The officer used poor judgement if the report was correct. Some officers take stuff personally when the wise solution is to walk away and forget it.

    The ONLY good thing about hot weather is that the lawn turns brown and I don't have to mow it. Grass always comes back when it rains.
     
  14. av1611jim

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    I saw this story in video form. Your last question here bothers me. In the video this poor woman shows signs of wounds on her hands, legs, and face. These wounds, it is assumed, occured when the officer in question "man-handled" her and she fell on her steps. This is a 70 year old LADY! Do you honestly believe that these wounds were neccessary? How on earth can you say that that kind of "force" is neccessary for a 70 year old LADY?

    Any "thinking" man should have realized she could get hurt in a struggle and simply accompanied her into her home to call her son. Simply being level headed in this situation would have averted many problems. She was not resisting arrest. She simply was trying to get help from her son. Obviously she was confused and scared. A little understanding would have gone a long way in preventing this situation from escalating.

    Unfortunately, with the present mess our society is facing concerning the escalating anarchy in our streets, our police have taken on a siege mentality and are stepping WAY out of bounds all too often. This environment has also contributed to this officer's over reaction.

    I hope he loses his job over this. Perhaps it will teach his fellow officers that 70 year old LADIES are not Al-Queida.
     
  15. Analgesic

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    "Necessary" in that he held her to prevent her going into the house once he had determined to lawfully arrest her. I agree that the decision to arrest her was not necessary.


    Correct.

    According to her own story, she tried to sit down in order to get away from the officer. In his attempt to prevent her from doing so, she fell and got scraped up. If any of them were a direct result of the officer and not of her attempt to escape custody, then I agree they were unnecessary. "Simply" trying to get help from your son when an officer decides to take you into custody, however, is indeed resisting arrest.

    Look, I'm not trying to justify the officer here. Yes he was too rough. Yes he could have dealt with the situation a hundred other ways. And yes, you're absolutely right on the siege mentality of the police, which has always been somewhat of a tight-knit club. My point is only that people in general are getting their knickers in knots over this without realizing that it's only a small and relatively less important example when considered within the context of other incidents of police misconduct.
     
  16. DeeJay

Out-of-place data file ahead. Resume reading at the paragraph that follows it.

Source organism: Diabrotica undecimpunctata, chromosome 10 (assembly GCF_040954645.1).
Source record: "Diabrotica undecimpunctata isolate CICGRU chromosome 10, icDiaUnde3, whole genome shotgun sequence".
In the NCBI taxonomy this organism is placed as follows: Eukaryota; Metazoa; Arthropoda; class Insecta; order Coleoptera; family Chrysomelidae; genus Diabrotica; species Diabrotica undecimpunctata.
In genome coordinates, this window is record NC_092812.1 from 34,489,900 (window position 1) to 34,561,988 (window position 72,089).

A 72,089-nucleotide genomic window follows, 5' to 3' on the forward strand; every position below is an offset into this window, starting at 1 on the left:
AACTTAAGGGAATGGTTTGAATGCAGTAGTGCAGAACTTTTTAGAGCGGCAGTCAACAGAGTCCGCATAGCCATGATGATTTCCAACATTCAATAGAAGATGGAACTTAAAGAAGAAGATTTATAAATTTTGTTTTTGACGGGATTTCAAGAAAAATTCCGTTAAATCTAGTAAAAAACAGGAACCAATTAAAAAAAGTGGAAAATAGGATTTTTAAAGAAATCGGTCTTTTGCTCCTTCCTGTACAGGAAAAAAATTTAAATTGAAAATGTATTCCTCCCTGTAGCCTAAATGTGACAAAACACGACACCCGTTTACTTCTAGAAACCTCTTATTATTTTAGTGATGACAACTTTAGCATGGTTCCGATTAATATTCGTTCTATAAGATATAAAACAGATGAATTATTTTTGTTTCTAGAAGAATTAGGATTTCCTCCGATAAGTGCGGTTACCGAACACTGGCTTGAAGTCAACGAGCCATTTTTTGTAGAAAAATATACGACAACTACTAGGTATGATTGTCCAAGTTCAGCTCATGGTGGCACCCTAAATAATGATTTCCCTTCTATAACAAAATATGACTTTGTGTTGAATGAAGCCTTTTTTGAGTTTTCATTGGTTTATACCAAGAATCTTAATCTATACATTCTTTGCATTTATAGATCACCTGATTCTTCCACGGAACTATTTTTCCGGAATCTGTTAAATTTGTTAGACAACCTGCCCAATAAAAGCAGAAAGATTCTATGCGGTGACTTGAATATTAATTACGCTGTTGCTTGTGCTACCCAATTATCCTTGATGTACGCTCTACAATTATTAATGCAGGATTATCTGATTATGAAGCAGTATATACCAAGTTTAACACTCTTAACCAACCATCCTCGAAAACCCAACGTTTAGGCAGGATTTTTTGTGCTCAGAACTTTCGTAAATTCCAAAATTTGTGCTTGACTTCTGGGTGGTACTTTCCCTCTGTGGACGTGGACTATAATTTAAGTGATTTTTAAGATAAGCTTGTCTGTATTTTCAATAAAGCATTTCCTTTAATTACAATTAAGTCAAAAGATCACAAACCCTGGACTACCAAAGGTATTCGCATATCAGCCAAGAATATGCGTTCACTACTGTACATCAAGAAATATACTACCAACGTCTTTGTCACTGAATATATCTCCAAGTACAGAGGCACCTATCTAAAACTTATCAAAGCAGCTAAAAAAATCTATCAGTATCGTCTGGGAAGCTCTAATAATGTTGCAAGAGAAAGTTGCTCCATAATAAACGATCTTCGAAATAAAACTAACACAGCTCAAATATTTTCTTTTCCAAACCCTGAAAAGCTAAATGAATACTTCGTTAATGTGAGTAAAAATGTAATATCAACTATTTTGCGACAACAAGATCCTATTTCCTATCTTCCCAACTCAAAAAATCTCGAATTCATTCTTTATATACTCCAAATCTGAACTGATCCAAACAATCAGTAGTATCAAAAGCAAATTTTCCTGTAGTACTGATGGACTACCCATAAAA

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    Some times you can be within your rights to do something, but still should not. That is the case here. If you are being detained by the police and you try to walk away you can be physically detained. But just because you can be does not mean you should be.

    Given that this was a little old lady who was only scared the better judgement would have been to leave it alone and find out the name of the owner and send the ticket or allow her to call her son and then work it out.

    The officer was sent home on leave, because of bad judgement not breaking the rules. Just because you have the option to use force does not mean you have to, if there is a better way. Clearly there was a better way here.

    The funny thing is the local news media the next day found an empty lot the city owned that was full of trash and had dead grass and weeds.
     
  17. gb93433

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    It is important that Mormon country must maintain a good image.

    However the lady did not follow the policeman's orders. We have too many people who think they do not need to submit to authority.
     
    #17 gb93433, Jul 11, 2007
    Last edited by a moderator: Jul 11, 2007
  18. DeeJay

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    That is the rule of thumb here. I do not know if any of that was involved here. Where this happened is probably %90 LDS. The better question is why were the neighbors not helping this little old lady out. What I find here is that acting good is only done when it is noticed and for the image.

    This is true however force is to be used only when there are no other options. He has a hard sell to say that he had no other options. Like I say she was breaking the law and he was with in his right to physicaly detain her. However it was not the smart thing to do. He could have gotten the job done with out roughing her up.
     
  19. TC

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    But if they are in a drought and tell people to conserve water, they should not complain about dry, brown grass - it is sending mixed signals.

    How do you know that her mental capacity is not reduced to where she could not understand the policeman's orders? Seems to me that she was very easily confused. The policman should have done something different.